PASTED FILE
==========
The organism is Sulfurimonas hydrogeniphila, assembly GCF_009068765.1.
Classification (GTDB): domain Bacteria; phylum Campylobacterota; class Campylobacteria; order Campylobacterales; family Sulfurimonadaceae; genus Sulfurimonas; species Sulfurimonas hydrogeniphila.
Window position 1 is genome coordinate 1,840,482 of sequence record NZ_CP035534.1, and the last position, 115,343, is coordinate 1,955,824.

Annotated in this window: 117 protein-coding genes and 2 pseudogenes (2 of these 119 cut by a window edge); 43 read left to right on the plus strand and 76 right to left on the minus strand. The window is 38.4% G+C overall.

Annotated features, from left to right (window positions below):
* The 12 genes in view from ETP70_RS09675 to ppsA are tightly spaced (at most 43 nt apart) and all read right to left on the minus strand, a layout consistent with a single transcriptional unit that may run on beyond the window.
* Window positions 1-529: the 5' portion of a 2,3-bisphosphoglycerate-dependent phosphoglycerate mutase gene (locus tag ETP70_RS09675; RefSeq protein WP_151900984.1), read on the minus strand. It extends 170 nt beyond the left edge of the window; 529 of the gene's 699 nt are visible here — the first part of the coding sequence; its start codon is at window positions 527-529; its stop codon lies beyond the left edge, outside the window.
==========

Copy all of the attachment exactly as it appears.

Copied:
The organism is Sulfurimonas hydrogeniphila, assembly GCF_009068765.1.
Classification (GTDB): domain Bacteria; phylum Campylobacterota; class Campylobacteria; order Campylobacterales; family Sulfurimonadaceae; genus Sulfurimonas; species Sulfurimonas hydrogeniphila.
Window position 1 is genome coordinate 1,840,482 of sequence record NZ_CP035534.1, and the last position, 115,343, is coordinate 1,955,824.

Annotated in this window: 117 protein-coding genes and 2 pseudogenes (2 of these 119 cut by a window edge); 43 read left to right on the plus strand and 76 right to left on the minus strand. The window is 38.4% G+C overall.

Annotated features, from left to right (window positions below):
* The 12 genes in view from ETP70_RS09675 to ppsA are tightly spaced (at most 43 nt apart) and all read right to left on the minus strand, a layout consistent with a single transcriptional unit that may run on beyond the window.
* Window positions 1-529: the 5' portion of a 2,3-bisphosphoglycerate-dependent phosphoglycerate mutase gene (locus tag ETP70_RS09675; RefSeq protein WP_151900984.1), read on the minus strand. It extends 170 nt beyond the left edge of the window; 529 of the gene's 699 nt are visible here — the first part of the coding sequence; its start codon is at window positions 527-529; its stop codon lies beyond the left edge, outside the window.